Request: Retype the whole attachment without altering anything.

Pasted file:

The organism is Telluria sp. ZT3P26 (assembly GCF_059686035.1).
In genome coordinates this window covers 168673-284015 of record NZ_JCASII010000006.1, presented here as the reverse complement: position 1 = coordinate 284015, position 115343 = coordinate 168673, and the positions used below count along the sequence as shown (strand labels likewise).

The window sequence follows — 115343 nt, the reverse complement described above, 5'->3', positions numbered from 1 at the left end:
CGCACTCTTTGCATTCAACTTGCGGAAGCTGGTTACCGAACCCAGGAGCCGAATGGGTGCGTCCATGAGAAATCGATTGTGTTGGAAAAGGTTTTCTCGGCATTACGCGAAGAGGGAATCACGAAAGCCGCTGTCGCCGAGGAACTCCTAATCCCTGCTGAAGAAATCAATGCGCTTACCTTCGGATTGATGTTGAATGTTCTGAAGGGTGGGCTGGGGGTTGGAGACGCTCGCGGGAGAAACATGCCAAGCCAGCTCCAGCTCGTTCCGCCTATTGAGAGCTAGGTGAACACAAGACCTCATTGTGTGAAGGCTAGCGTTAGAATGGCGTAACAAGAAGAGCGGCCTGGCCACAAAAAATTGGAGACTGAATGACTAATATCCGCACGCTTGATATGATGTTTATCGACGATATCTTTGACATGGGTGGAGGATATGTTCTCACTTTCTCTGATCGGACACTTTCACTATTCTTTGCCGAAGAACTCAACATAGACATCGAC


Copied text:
The organism is Telluria sp. ZT3P26 (assembly GCF_059686035.1).
In genome coordinates this window covers 168673-284015 of record NZ_JCASII010000006.1, presented here as the reverse complement: position 1 = coordinate 284015, position 115343 = coordinate 168673, and the positions used below count along the sequence as shown (strand labels likewise).

The window sequence follows — 115343 nt, the reverse complement described above, 5'->3', positions numbered from 1 at the left end:
CGCACTCTTTGCATTCAACTTGCGGAAGCTGGTTACCGAACCCAGGAGCCGAATGGGTGCGTCCATGAGAAATCGATTGTGTTGGAAAAGGTTTTCTCGGCATTACGCGAAGAGGGAATCACGAAAGCCGCTGTCGCCGAGGAACTCCTAATCCCTGCTGAAGAAATCAATGCGCTTACCTTCGGATTGATGTTGAATGTTCTGAAGGGTGGGCTGGGGGTTGGAGACGCTCGCGGGAGAAACATGCCAAGCCAGCTCCAGCTCGTTCCGCCTATTGAGAGCTAGGTGAACACAAGACCTCATTGTGTGAAGGCTAGCGTTAGAATGGCGTAACAAGAAGAGCGGCCTGGCCACAAAAAATTGGAGACTGAATGACTAATATCCGCACGCTTGATATGATGTTTATCGACGATATCTTTGACATGGGTGGAGGATATGTTCTCACTTTCTCTGATCGGACACTTTCACTATTCTTTGCCGAAGAACTCAACATAGACATCGAC